Is the term “Born Again” simply a way to designate a person who is committed to their faith or is there more? There seems to be the connotation of letting go of the “old you” and actually living as a changed being. Again, is this metaphorical or is their more than meets the eye to this process. As you might have guessed… it’s the latter. Read on to learn more!

I’m writing a book that pulls together many of the thoughts behind the “Oneness Approach”. This journey began on my grandmother’s lap while she read her bible. It came with adolescent questions about how important my faith was and how to share it while helping others. During my medical and psychiatric training, it took on another flavor as we could finally study the functional inner workings of the brain. I traveled across America teaching clinicians about the purpose of faith in their relationships with their patients. I was asked to start a website so that people could learn more and now, a book!

Being "Born Again" and Neurological Changes

In my research, I came across Dr. Newberg and Mark Waldman’s book, “How God Changes Your Brain.” I shared a podcast with each of them a while back and really enjoyed their commitment to studying the brain changes associated with meditation and prayer. As I was reading I couldn’t help but see the possibility of neurological changes associated with being “born again”.

As always, you shouldn’t look for scientific proof of your belief in God. That would make science your God and believe me that wouldn’t work. We in science, change our minds as frequently as we change our socks. Yet, we are always looking to “prove” something is true! (lol)

I believe that it does work the other way. I think you can use your faith to guide the efforts of your research. First, you have billions of people in various forms of prayer and meditation for thousands of years. It would be nice to study the potential risks and benefits of such efforts. The positive findings on the effects of prayer and meditation on nearly all aspects of life have been astounding. Second, if you believe in God, then you know that he/she wired us. With that understanding, we can study prayer and meditation in a way that investigates potential benefits we haven’t yet explored - so let’s look at a few findings!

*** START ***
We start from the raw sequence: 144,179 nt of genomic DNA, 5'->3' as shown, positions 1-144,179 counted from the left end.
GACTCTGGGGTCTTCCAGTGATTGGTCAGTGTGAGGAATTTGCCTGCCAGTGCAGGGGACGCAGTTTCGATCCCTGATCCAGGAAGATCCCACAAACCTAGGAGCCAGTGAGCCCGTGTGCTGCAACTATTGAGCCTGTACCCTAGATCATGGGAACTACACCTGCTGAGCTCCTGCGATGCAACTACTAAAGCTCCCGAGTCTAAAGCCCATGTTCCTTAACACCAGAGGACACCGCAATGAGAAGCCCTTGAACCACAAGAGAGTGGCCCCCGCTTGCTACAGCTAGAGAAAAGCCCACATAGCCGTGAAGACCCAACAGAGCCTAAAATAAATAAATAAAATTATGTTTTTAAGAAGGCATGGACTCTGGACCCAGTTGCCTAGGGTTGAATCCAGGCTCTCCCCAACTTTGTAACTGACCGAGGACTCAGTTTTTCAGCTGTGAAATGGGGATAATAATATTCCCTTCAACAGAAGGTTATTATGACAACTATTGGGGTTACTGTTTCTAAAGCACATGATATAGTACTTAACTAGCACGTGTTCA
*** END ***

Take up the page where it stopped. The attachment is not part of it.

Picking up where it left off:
Benefits of Prayer and Meditation

  • Sustained periods of Prayer/Meditation result in enriched function of the parietal lobe of your cerebral cortex. This correlates with a more distinct and resilient sense of self.
  • Your hypothalamus is the subconscious relay station of the brain that provides your sense of what is real and what is not.
  • In sustained intense prayer about God, your sense of self and your sense of God merge according to your belief e.g. that you are a child of God.
  • Therefore, your old sense of self during prayer becomes more resilient and changes to become a new creation based on your faith.
  • Your thalamus will perceive this new reality both internally and externally as it doesn’t perceive any difference.
  • This change in your sense of self is associated with a permanent change in the function of your thalamus. You have two separate thalami, one for each side of the brain. Their function is usually quite symmetrical. Under sustained prayer efforts of greater than ten years their function becomes asymmetrical. What’s more, this asymmetrical function is present whether you are praying or not.
  • In other words, you live with a new reality. Your old sense of self has been replaced by a sense of your relationship to God. This sense is carried during, before and after you pray, allowing you to be born again and in a state of praying continuously.

More to come!

To learn more about the neurological benefits of prayer, meditation and faith, subscribe to my podcast as these are topics we frequently discuss.